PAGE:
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8 factors drive ACO success...or failure

No set recipe exists for new payment and care delivery models

Because models for accountable care organizations (ACOs) are so new, it’s difficult to predict if they will develop along the lines evident today, or morph into something else. But most agree that some type of risk-based arrangement will survive.

During a recent Covisint Healthcare webinar, three healthcare executives shared four success factors that can propel shared savings and ACOs, as well as the four pitfalls that can sink them, even as these value-based models are still in their infancy. However, no set recipe exists for these new payment and care delivery models.

Craig Behm, executive director of MedChi Network Services, a subsidiary of the Maryland State Medical Society that offers management services to physicians; Joseph Pollman, executive director of knowledge management at Community Health Network; and John Haughton, MD, Covisint chief medical information officer, agreed that a major point of debate concerns whether to build ACO infrastructure first or pursue provider contracts for shared savings.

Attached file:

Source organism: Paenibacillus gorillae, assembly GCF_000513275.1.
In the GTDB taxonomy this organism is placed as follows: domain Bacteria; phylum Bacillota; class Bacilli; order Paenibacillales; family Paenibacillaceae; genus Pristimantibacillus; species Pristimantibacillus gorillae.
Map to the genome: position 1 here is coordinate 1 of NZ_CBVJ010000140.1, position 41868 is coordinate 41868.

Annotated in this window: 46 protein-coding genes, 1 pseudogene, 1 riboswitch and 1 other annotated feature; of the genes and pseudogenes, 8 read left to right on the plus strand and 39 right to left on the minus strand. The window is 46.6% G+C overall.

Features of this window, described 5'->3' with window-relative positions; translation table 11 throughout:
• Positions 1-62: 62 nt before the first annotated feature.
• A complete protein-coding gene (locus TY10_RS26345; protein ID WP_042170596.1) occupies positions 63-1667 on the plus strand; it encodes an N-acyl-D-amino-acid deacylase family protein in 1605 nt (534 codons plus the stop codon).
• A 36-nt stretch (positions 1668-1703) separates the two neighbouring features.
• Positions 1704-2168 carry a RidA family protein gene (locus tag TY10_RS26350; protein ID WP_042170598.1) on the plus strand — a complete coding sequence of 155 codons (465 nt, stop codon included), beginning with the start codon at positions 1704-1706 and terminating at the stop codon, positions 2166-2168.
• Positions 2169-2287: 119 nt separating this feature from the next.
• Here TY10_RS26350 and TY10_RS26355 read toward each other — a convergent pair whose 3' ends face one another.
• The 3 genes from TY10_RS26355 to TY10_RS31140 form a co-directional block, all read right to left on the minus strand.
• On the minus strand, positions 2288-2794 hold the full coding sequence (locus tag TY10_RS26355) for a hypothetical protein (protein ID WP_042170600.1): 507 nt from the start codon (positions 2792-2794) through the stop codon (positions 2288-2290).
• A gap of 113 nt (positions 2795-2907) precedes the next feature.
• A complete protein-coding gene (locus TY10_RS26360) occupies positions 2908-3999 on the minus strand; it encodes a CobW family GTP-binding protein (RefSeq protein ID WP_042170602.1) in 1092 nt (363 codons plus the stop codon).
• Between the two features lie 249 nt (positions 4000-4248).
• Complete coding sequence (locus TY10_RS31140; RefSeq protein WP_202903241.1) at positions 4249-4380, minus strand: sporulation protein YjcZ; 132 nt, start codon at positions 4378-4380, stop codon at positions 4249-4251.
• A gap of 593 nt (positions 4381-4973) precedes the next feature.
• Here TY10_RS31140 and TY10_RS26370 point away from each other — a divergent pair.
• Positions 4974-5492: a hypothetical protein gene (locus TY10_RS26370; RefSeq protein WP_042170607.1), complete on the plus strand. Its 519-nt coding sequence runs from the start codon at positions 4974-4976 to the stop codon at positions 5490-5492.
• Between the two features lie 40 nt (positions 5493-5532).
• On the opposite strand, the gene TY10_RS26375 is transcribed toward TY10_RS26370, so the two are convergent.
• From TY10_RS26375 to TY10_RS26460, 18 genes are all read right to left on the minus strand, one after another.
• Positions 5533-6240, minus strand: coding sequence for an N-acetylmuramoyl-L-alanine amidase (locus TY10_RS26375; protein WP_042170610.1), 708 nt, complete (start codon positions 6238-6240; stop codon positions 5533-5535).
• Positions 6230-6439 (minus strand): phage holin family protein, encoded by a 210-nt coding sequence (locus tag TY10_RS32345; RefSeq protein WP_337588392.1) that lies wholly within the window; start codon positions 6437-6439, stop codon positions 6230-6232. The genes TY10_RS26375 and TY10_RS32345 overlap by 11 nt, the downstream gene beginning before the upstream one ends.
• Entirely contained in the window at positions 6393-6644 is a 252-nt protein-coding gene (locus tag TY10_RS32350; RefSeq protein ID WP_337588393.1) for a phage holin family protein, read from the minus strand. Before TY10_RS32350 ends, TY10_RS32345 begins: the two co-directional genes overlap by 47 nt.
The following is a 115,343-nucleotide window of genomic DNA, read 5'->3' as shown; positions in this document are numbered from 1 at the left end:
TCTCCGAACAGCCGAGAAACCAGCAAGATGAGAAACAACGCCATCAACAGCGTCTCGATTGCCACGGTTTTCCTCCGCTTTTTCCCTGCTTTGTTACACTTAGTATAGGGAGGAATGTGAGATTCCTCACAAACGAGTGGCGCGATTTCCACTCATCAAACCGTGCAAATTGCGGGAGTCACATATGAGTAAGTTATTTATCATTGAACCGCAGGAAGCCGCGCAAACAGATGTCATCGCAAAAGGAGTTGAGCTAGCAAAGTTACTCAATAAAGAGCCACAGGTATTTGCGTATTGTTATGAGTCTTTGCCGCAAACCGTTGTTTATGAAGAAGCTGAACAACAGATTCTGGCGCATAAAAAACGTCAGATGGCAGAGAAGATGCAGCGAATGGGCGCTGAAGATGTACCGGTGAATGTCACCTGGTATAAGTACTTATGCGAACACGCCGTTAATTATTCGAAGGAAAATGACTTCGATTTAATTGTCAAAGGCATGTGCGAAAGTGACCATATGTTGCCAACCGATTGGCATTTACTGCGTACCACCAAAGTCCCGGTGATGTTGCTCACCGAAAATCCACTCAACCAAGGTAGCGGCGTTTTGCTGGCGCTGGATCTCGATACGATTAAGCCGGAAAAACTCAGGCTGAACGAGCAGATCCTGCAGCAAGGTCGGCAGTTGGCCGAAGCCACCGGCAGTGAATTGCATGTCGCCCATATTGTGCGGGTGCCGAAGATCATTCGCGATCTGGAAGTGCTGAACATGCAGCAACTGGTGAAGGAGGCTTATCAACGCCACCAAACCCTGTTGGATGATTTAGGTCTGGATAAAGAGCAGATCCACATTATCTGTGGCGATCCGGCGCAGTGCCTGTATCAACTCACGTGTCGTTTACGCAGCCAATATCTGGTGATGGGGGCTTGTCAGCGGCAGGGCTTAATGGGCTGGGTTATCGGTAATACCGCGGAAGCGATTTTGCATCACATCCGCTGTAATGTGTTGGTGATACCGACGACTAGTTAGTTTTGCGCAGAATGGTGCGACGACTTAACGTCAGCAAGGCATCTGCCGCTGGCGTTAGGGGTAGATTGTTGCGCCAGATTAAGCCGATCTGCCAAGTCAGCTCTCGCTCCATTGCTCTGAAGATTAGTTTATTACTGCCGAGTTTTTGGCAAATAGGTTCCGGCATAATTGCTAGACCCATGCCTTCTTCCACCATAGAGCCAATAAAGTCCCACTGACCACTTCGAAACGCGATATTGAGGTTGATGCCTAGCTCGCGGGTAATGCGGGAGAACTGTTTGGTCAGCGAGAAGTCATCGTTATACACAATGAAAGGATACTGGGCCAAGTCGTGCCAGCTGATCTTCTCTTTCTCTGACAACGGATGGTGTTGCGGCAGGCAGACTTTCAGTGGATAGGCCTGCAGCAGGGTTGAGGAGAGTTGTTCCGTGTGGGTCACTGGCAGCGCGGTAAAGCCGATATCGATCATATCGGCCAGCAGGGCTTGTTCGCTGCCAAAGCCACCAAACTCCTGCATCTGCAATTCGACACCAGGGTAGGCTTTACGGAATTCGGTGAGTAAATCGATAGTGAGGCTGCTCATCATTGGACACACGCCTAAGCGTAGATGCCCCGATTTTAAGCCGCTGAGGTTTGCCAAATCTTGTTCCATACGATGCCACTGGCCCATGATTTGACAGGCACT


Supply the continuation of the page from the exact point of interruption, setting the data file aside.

[See also: Accountable Care Organizations explained.]

But while infrastructure is critical as to why some ACOs are successful and others are not, many of the other factors determining success or failure are not technical but found within participating physicians and the culture of their organizations.

4 factors driving ACOs failure:

  • Doing too much too soon, which may show up in “plumbing” problems—the IT systems and data exchange;
  • Doing too little—not watching their transitions of care;
  • Not enough physician and staff buy-in;
  • Have not yet developed aligned incentives, which require different cultural values, such as team-based care instead of physicians performing in silos.

4 factors for ACO success:

  • Immediately pay back shared savings;
  • Require standardization of processes and data, and transparency so measures, incentives and penalties are clear;
  • Have strong physician engagement;
  • Offer a better understanding of the program, risk of the patient at the population level and where variances exist.